Allegheny Mountain Radio or AMR is a network of full service, freeform formatted community radio stations broadcasting to portions of West Virginia and Virginia in the United States. The stations serve Pocahontas County, West Virginia as well as Bath County, Virginia and Highland County, Virginia.
|Branding||Allegheny Mountain Radio|
|Affiliations||National Public Radio|
Public Radio Exchange
Virginia News Network
West Virginia MetroNews
|Owner||Pocahontas Communications Cooperative Corporation|
|Webcast||Allegheny Mountain Radio Webstream|
|Website||Allegheny Mountain Radio Online|
This network is unique in that these are the only radio stations broadcasting from the three counties. The area sits within the National Radio Quiet Zone (NRQZ), which surrounds the Green Bank Radio Telescope in Green Bank, West Virginia. Due to the NRQZ and surrounding mountainous terrain, few out-of-area radio signals penetrate these counties.
All stations in the network are owned and operated by Pocahontas Communications Cooperative Corporation.
Pocahontas Communications Cooperative Corporation was formed in April 1979 as a non-profit organization to operate the community radio stations for educational and charitable purposes. Financial support for AMR comes from individual donations, underwriting from businesses and grants.
Radio transmission operations began in June 1981. WVMR 1370 is the only radio station operating within the inner core of the Radio Quiet Zone. WVMR is also the only AM station in the Pocahontas Communications Cooperative Corporation network.
In a span of three years, AMR's other stations went on the air. In May 1995, the Monterey, Virginia-based WVLS launched, followed by WCHG from Hot Springs, Virginia in June 1995, and the translator FM station W278AL from Durbin, West Virginia in July 1998.
During a "filing window" for applications for non-commercial educational FM stations, in 2007 and 2008, the Pocahontas Communications Cooperative Corporation applied for construction permits for stations in Marlinton, Hillsboro, and Franklin, West Virginia. WVMR-FM was constructed and began test transmissions on October 6, 2010, with full operation beginning on October 26, 2010. WNMP was constructed and began test transmissions on September 27, 2011, with full operation beginning on September 30, 2011. Due to a lack of funding, and a lack of interest on the part of public that was to be served, WVPC was not constructed. Its construction permit was allowed to expire on December 18, 2010.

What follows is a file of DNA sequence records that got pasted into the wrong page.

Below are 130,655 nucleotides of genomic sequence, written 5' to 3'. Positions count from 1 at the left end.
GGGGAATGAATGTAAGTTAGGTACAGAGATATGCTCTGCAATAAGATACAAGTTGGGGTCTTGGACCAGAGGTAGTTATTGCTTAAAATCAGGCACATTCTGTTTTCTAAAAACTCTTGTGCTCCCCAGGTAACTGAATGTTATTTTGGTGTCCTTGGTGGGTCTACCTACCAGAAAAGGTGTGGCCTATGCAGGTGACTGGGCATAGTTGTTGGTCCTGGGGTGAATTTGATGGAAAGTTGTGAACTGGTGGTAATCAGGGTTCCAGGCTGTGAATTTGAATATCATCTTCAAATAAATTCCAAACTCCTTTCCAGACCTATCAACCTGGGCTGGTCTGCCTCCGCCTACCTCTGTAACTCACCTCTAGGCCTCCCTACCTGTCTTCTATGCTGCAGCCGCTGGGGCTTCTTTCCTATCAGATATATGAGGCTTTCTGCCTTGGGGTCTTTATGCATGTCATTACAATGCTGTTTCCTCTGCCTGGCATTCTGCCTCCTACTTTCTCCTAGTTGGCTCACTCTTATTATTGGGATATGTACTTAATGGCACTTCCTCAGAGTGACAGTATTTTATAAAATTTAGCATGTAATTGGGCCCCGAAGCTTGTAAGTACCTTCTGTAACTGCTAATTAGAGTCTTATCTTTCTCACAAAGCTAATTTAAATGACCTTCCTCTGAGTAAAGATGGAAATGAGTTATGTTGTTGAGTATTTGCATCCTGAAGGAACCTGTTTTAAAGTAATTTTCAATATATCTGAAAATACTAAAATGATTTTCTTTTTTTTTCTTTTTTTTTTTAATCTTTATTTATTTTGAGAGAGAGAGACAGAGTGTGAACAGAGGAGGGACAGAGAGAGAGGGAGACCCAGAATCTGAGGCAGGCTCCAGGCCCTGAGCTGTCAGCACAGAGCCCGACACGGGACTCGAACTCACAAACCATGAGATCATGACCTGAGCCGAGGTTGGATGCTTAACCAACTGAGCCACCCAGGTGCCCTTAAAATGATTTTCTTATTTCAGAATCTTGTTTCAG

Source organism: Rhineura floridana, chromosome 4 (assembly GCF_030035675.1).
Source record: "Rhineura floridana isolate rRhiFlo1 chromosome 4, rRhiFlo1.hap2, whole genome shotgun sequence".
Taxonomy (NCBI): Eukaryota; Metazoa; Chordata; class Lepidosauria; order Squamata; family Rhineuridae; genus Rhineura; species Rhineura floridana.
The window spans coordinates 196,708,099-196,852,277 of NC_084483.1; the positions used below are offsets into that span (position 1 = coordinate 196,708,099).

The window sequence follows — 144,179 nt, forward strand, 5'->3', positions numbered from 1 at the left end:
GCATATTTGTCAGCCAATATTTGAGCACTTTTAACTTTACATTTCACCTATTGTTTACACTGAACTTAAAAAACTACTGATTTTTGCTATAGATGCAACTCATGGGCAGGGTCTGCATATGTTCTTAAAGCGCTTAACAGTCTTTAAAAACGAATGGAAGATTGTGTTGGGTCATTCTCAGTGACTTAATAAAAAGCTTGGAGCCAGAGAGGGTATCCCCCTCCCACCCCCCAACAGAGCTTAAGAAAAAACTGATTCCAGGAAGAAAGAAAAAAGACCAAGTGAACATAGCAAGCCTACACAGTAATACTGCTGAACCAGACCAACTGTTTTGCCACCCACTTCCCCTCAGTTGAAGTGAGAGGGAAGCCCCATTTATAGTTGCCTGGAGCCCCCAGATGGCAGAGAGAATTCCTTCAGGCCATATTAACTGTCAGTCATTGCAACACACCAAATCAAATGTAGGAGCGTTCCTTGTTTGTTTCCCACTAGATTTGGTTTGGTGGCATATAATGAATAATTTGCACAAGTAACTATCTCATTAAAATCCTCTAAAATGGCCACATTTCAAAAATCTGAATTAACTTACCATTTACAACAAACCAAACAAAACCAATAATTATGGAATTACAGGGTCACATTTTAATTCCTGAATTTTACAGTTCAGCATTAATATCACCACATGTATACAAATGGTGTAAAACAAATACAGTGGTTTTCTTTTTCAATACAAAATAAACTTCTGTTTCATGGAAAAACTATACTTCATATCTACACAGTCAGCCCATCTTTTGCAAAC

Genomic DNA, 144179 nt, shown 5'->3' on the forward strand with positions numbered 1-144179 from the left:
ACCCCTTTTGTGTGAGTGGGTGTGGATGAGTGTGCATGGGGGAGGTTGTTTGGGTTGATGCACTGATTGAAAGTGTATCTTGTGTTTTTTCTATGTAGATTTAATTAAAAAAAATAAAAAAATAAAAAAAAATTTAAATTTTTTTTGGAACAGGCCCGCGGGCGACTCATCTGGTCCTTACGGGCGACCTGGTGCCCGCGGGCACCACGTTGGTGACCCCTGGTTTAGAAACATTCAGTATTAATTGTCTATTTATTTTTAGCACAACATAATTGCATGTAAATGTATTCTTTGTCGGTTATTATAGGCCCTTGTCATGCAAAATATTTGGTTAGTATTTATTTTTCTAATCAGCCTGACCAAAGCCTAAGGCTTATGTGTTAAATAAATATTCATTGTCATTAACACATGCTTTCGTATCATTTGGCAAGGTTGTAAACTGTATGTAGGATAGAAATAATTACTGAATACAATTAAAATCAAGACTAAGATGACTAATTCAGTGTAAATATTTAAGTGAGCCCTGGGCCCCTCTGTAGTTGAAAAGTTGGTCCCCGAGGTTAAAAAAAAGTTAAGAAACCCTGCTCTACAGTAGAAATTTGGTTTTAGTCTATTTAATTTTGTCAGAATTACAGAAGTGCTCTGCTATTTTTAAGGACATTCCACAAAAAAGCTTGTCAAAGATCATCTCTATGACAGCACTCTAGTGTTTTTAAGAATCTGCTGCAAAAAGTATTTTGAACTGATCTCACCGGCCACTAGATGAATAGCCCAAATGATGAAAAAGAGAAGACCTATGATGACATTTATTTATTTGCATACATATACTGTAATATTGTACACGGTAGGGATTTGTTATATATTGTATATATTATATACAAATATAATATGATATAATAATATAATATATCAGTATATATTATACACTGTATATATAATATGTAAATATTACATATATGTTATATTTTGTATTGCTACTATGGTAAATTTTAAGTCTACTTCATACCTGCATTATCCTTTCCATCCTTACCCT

|Call Sign||City of License||Frequency||Wattage||HAAT||Coverage Area||Founded||Additional Information|
|WVMR||Frost, West Virginia||1370 AM kHz||5,000 watts; day only||N/A||Pocahontas County||August 17, 1981: D-588|
|WVLS||Monterey, Virginia||89.7 FM MHz||360 watts||445 meters (1,460 ft)||Highland County||September 1995: D-567|
|WCHG||Hot Springs, Virginia||107.1 FM MHz||160 watts||429 meters (1,407 ft)||Bath County||September 1995: D-566|
|WVMR-FM||Hillsboro, West Virginia||91.9 FM MHz||550 watts||−10.7 meters (−35 ft)||Hillsboro||October 2010|
|WNMP||Marlinton, West Virginia||88.5 FM MHz||1,000 watts||−65.9 meters (−216 ft)||Marlinton/Huntersville||September 2011|
|WDMT||Marlinton, West Virginia||106.3 FM MHz||60 watts||334 meters (1,096 ft)||Marlinton/Hillsboro||September 2016|
|W278AL||Durbin, West Virginia||103.5 FM MHz||50 watts||−128 meters (−420 ft)||Durbin/Bartow||July 1998|
Allegheny Mountain Radio (AMR) has no set format, unlike most other radio stations in the United States.
Music heard on the Allegheny Mountain Radio (AMR) stations varies from country music to rock music, and from contemporary hit radio to adult standards. News broadcasts are updated throughout the day from a team of AMR reporters. During the high-school football season, local football games are broadcast as well. Allegheny Mountain Radio also broadcasts informational programming such as the local "Book Talk", which comes from the McClintic Public Library in Marlinton, West Virginia.
Most shifts are from one to two hours long, with the exception of the weekday morning and afternoon shows (Morning Drive and Traffic Jam) which run for, respectively, four and three hours.
The one- and two-hour shifts are hosted by volunteers who are on the air only on certain days, while some DJs broadcast Monday through Friday.
Public service education projectsEdit
Pocahontas County Communications serves the public and uses the radio station as an expression of the public's needs. A recent project returned G.D. McNeil's "The Last Forest: Tales of the Allegheny Woods" back into print and created radio plays from several short stories within the collection. Currently, Allegheny Mountain Radio offers a free multi-disciplinary curriculum The Last Forest for students 6–10, but it is seeing use in college-level applications.
- "Arbitron Station Information Profiles". arbitron.com. Nielsen Audio/Nielsen Holdings. Retrieved July 8, 2015.
- Hevener, Sandy (13 January 2002). "Little Radio Station in Frost, W.Va., Fills Big Gap". American Profile. Retrieved 2016-01-29.
- Reed, Maryanne; Hanson, Ralph E. (November 2006). "Back to the Future: Allegheny Mountain Radio and Localism in West Virginia Community Radio". Journal of Radio Studies. P.I. Reed School of Journalism, West Virginia University. 13 (2): 214–231. (HTML version in AEJMC archives)
- "WVMR, Frost West Virginia". Pocahontas Communications Cooperative Corporation. Archived from the original on 1 August 2008. Retrieved 2008-08-11 – via The WELL.
- Broadcasting Yearbook 2010 (PDF). ProQuest, LLC/Reed Publishing (Nederland), B.V. 2010. Retrieved July 8, 2015.
- "Welcome to The Last Forest". lastforest.org.